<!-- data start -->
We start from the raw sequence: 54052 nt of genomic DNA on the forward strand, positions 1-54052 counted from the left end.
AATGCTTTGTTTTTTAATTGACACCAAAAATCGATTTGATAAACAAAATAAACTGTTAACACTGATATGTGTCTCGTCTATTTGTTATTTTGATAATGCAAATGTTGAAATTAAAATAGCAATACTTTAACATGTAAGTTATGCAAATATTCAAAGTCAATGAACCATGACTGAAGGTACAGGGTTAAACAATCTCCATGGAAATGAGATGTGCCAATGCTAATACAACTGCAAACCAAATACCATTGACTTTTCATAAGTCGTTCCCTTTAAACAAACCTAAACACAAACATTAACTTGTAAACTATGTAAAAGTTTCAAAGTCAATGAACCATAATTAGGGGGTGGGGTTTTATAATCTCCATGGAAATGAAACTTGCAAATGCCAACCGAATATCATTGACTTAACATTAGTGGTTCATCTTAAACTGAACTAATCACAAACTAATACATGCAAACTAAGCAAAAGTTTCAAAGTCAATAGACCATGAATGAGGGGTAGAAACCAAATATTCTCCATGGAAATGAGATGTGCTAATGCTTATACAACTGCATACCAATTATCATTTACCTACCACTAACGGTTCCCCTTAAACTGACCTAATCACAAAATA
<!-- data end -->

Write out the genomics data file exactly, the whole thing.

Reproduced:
We start from the raw sequence: 54052 nt of genomic DNA on the forward strand, positions 1-54052 counted from the left end.
AATGCTTTGTTTTTTAATTGACACCAAAAATCGATTTGATAAACAAAATAAACTGTTAACACTGATATGTGTCTCGTCTATTTGTTATTTTGATAATGCAAATGTTGAAATTAAAATAGCAATACTTTAACATGTAAGTTATGCAAATATTCAAAGTCAATGAACCATGACTGAAGGTACAGGGTTAAACAATCTCCATGGAAATGAGATGTGCCAATGCTAATACAACTGCAAACCAAATACCATTGACTTTTCATAAGTCGTTCCCTTTAAACAAACCTAAACACAAACATTAACTTGTAAACTATGTAAAAGTTTCAAAGTCAATGAACCATAATTAGGGGGTGGGGTTTTATAATCTCCATGGAAATGAAACTTGCAAATGCCAACCGAATATCATTGACTTAACATTAGTGGTTCATCTTAAACTGAACTAATCACAAACTAATACATGCAAACTAAGCAAAAGTTTCAAAGTCAATAGACCATGAATGAGGGGTAGAAACCAAATATTCTCCATGGAAATGAGATGTGCTAATGCTTATACAACTGCATACCAATTATCATTTACCTACCACTAACGGTTCCCCTTAAACTGACCTAATCACAAAATA